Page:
Georgia Senate Republicans unveil new immigration enforcement efforts |  National

ATLANTA (AP) — Republicans in the Georgia state Senate on Wednesday amended a bill that would allow residents to sue local governments they believe are not following immigration laws.

The plan, unveiled during a Senate Public Safety Committee hearing, comes amid nationwide outrage following the killing of 22-year-old nursing student Laken Riley in Athens last month. A Venezuelan citizen who authorities said was in the United States illegally has been charged with murder.

According to the amended bill, if local governments are found to be violating the “prohibition on immigration protections,” they would lose all state funding and all state-administered federal funding, except for emergency, disaster relief, and emergency medical care funds.

“This legislation provides citizens who feel that their communities are taking these actions that violate Georgia law when it comes to sanctuary cities the opportunity to take legal action against their community to get their community back on track bring,” said state Sen. Randy Robertson, a Republican from Cataula.

Georgia law already prevents cities and counties from adopting “sanctuary policies,” in which local officials grant safe haven to people living in the country without legal permission.

In some parts of the state, such as Athens-Clarke County, officials hold people with outstanding warrants in jail, but do not detain them, including immigrants in the country illegally, unless they have other charges against them.

Efforts to crack down on so-called sanctuary cities gained momentum among Republicans in Georgia after Riley's body was found in a wooded area on the University of Georgia campus after she went jogging. Last week, House Republicans passed House Bill 1105, which would require sheriffs to work with U.S. Immigration and Customs Enforcement to arrest and detain people suspected of being in the country illegally.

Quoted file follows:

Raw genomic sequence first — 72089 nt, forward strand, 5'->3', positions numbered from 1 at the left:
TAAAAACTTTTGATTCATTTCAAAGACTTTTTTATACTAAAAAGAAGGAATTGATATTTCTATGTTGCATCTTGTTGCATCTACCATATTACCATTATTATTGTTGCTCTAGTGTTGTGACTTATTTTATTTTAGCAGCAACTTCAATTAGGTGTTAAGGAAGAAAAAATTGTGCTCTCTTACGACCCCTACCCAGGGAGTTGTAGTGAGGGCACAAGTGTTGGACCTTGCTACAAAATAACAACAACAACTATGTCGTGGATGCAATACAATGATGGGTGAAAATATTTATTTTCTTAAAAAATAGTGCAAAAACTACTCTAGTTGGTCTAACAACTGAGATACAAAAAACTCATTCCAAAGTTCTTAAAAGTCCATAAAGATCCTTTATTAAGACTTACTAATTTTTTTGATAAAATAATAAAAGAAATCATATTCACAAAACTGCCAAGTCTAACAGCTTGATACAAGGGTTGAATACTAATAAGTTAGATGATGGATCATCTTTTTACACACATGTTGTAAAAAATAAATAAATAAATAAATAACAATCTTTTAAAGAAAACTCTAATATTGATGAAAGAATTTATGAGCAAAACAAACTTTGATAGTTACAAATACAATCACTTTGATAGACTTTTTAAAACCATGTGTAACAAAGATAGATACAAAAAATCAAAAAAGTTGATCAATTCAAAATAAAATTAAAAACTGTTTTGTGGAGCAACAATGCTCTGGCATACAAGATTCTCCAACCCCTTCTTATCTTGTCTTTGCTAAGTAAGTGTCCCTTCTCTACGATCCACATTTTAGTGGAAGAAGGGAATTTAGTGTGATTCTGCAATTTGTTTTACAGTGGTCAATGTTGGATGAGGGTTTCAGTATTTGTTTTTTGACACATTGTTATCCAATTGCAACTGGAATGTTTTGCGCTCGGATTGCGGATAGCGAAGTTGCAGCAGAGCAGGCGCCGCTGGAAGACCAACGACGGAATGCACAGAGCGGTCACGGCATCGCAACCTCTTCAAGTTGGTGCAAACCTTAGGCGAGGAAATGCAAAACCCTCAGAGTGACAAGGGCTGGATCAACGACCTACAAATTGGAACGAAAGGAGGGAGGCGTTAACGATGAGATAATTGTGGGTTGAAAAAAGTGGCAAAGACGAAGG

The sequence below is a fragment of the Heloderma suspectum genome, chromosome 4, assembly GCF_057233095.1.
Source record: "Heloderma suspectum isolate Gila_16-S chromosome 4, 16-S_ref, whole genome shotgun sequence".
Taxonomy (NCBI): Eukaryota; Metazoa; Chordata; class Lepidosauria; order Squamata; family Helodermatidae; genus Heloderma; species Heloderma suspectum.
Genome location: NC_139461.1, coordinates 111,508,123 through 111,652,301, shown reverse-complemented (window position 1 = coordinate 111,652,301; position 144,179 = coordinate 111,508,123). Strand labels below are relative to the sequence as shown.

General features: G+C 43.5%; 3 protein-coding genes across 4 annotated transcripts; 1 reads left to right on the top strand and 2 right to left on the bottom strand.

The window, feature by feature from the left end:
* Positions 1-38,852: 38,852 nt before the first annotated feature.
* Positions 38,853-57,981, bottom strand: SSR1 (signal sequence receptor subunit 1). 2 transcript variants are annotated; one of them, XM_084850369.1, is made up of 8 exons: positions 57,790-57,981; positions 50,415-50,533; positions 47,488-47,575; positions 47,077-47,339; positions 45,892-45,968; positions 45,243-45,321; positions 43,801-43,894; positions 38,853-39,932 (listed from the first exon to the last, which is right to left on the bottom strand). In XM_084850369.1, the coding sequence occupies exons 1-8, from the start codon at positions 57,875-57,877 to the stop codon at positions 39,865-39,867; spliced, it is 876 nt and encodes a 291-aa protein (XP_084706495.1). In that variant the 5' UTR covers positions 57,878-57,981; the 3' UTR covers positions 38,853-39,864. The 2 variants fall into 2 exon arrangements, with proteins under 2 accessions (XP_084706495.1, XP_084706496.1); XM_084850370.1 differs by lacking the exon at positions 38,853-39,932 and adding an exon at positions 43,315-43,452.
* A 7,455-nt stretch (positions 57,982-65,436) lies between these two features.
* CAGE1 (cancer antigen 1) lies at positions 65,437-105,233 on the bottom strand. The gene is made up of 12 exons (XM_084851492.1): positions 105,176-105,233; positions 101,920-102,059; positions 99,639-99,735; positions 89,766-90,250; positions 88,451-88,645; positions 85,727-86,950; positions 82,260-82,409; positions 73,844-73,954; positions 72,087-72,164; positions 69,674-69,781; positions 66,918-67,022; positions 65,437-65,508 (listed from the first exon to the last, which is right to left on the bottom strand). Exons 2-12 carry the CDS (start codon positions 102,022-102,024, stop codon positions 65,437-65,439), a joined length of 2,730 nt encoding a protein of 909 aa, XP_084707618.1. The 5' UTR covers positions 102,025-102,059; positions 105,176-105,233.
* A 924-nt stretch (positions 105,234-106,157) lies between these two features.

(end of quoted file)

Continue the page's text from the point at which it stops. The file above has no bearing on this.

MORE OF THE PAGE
The suspect charged in Riley's death, Jose Antonio Ibarra, lives in Athens but is not a U.S. citizen. According to authorities, he entered the United States illegally in 2022 and was previously arrested in New York.

The new language was inserted into House Bill 301, which imposed penalties for passing school buses. Republican state Rep. Jason Ridley's amended version of the bill passed the Senate Public Safety Committee 4-1 on Wednesday.

If the bill passes the full Senate, it would go back to the House of Representatives, where members would have to vote to approve the amended bill.

Senate Public Safety Committee Chairman John Albers said a group of Republican senators had been “working non-stop on this important legislation,” meaning many committee members and members of the public did not have a chance to approve the new legislation until Wednesday's hearing Wording to check tomorrow.

“It's very frustrating and disappointing that I'm seeing this right now,” said state Sen. Kim Jackson, D-Pine Lake, who had questions about what kind of funding local governments would lose.

Robertson, who helped write the new language in HB 301, addressed her question, saying that money for infrastructure improvements or “funding for museums” could be restricted.

Critics who opposed Republican efforts to pass new immigration laws said those bills would place more burdens on local law enforcement agencies to take over federal immigration duties, rather than giving them more time to address other needs in their communities .


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